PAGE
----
Letchworth Garden City,
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Located in Letchworth Garden City, Hertfordshire. Said to be the first purpose-built cinema to be built outside London, the Palace Cinema was opened on 6th December 1909. it was designed by Letchworth architects Barry Parker & Raymond Unwin. Seating was provided for 750 on a single floor, with boxes at the rear. It was the first building in the town to have an electricity supply.
The Palace Cinema was closed on 6th June 1924 to be reconstructed to the plans of Letchworth based architect Edgar J. Simmons. The façade was re-built and had the name ‘Palace Theatre’ along the top stonework. The roof of the auditorium was raised to allow for a balcony. Seating was now provided for 1,000. It re-opened on 15th September 1924 with “Going Up”. Around 1930 it was equipped with a British Thomson Houston sound system.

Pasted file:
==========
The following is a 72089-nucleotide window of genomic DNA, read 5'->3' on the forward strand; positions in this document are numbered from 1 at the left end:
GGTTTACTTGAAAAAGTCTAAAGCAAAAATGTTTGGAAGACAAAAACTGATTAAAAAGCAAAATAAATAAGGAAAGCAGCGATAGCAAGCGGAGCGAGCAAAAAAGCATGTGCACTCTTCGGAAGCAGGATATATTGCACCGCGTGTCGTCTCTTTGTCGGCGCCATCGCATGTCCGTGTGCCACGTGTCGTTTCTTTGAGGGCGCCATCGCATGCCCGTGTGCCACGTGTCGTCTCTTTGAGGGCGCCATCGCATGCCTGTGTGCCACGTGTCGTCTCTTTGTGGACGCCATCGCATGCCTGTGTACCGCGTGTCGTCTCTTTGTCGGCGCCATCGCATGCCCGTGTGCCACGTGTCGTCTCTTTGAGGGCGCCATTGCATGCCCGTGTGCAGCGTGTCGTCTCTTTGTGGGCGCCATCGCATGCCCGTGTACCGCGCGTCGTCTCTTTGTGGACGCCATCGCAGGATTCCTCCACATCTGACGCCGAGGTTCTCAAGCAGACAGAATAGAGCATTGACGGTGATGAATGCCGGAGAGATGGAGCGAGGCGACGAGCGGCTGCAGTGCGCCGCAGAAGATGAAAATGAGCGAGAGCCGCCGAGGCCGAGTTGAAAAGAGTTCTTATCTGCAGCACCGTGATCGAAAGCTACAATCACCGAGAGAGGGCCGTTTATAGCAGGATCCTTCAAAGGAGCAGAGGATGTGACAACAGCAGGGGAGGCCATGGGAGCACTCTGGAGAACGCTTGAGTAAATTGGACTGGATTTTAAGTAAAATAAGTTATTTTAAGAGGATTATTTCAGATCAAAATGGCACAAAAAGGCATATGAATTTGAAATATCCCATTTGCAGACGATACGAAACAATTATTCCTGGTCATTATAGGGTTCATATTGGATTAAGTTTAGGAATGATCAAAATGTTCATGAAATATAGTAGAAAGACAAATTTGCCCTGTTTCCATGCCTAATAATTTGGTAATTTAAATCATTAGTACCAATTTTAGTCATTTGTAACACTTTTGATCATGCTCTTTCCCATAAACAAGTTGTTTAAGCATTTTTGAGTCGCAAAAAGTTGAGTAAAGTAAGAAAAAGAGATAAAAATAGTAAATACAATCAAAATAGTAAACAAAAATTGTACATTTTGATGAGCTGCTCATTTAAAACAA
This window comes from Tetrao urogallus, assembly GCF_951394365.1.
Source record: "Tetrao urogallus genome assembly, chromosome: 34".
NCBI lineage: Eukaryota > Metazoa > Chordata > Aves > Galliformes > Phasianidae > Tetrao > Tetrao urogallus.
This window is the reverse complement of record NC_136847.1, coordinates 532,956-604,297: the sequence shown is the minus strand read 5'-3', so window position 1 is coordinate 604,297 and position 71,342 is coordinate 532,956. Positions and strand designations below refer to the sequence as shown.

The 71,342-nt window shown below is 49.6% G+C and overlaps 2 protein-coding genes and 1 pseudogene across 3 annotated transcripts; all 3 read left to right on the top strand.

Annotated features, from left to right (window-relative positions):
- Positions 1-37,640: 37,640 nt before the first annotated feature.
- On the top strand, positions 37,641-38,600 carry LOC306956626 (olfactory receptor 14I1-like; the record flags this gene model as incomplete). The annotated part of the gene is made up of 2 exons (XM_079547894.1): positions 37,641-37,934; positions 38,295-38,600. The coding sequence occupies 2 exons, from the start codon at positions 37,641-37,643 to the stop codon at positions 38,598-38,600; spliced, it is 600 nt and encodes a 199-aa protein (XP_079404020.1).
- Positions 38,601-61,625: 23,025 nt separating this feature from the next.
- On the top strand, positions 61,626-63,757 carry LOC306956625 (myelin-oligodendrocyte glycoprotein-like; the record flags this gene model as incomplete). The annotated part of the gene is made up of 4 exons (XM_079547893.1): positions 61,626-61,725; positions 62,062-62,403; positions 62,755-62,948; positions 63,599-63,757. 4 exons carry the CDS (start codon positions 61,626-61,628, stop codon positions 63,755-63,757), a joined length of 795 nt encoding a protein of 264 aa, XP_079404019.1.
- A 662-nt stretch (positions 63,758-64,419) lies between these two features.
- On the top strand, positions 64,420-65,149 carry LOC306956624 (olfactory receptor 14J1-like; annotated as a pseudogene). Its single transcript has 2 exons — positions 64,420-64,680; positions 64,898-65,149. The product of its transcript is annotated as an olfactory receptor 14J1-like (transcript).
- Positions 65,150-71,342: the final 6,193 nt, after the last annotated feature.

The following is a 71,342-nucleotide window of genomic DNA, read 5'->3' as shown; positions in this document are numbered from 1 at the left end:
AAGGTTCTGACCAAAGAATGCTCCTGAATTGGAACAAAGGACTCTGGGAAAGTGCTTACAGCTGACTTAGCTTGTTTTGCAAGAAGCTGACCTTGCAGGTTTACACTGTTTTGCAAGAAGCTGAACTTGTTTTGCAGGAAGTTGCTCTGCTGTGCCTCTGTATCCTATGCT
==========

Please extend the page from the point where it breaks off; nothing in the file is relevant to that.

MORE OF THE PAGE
In 1936 the owners of the Palace Theatre built and opened the Broadway Cinema almost adjacent, and the Palace Theatre continued to operate until it was closed as the Palace Cinema on 31st December 1977 with “The Last Remake of Beau Geste” and “The November Plan”. The building was demolished in August/September 1985.
A Poundstretcher shop and Blockbuster video store first occupied the new building on the site, which has residential flats upstairs.
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